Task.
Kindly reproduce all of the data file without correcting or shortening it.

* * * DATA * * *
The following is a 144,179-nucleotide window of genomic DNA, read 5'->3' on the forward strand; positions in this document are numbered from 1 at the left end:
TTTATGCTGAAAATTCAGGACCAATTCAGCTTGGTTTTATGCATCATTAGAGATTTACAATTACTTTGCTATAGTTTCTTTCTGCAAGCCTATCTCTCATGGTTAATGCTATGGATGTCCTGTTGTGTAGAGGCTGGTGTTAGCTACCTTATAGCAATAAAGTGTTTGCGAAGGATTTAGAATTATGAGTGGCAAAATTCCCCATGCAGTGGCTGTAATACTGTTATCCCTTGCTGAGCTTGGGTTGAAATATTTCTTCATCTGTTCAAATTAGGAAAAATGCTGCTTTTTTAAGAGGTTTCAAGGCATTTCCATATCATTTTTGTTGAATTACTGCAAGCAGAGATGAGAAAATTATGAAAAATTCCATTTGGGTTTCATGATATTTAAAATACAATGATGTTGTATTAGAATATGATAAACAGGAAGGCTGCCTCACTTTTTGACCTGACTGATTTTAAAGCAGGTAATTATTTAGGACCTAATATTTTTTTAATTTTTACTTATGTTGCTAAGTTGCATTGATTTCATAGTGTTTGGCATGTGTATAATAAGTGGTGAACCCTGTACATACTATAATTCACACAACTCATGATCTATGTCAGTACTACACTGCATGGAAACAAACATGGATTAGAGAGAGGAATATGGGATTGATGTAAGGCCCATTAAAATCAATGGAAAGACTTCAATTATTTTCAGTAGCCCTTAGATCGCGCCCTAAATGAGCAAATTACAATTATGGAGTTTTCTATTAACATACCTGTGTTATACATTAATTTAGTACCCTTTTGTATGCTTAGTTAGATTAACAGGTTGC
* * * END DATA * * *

The following is a 144,179-nucleotide window of genomic DNA, read 5'->3' on the forward strand; positions in this document are numbered from 1 at the left end:
TTTATGCTGAAAATTCAGGACCAATTCAGCTTGGTTTTATGCATCATTAGAGATTTACAATTACTTTGCTATAGTTTCTTTCTGCAAGCCTATCTCTCATGGTTAATGCTATGGATGTCCTGTTGTGTAGAGGCTGGTGTTAGCTACCTTATAGCAATAAAGTGTTTGCGAAGGATTTAGAATTATGAGTGGCAAAATTCCCCATGCAGTGGCTGTAATACTGTTATCCCTTGCTGAGCTTGGGTTGAAATATTTCTTCATCTGTTCAAATTAGGAAAAATGCTGCTTTTTTAAGAGGTTTCAAGGCATTTCCATATCATTTTTGTTGAATTACTGCAAGCAGAGATGAGAAAATTATGAAAAATTCCATTTGGGTTTCATGATATTTAAAATACAATGATGTTGTATTAGAATATGATAAACAGGAAGGCTGCCTCACTTTTTGACCTGACTGATTTTAAAGCAGGTAATTATTTAGGACCTAATATTTTTTTAATTTTTACTTATGTTGCTAAGTTGCATTGATTTCATAGTGTTTGGCATGTGTATAATAAGTGGTGAACCCTGTACATACTATAATTCACACAACTCATGATCTATGTCAGTACTACACTGCATGGAAACAAACATGGATTAGAGAGAGGAATATGGGATTGATGTAAGGCCCATTAAAATCAATGGAAAGACTTCAATTATTTTCAGTAGCCCTTAGATCGCGCCCTAAATGAGCAAATTACAATTATGGAGTTTTCTATTAACATACCTGTGTTATACATTAATTTAGTACCCTTTTGTATGCTTAGTTAGATTAACAGGTTGC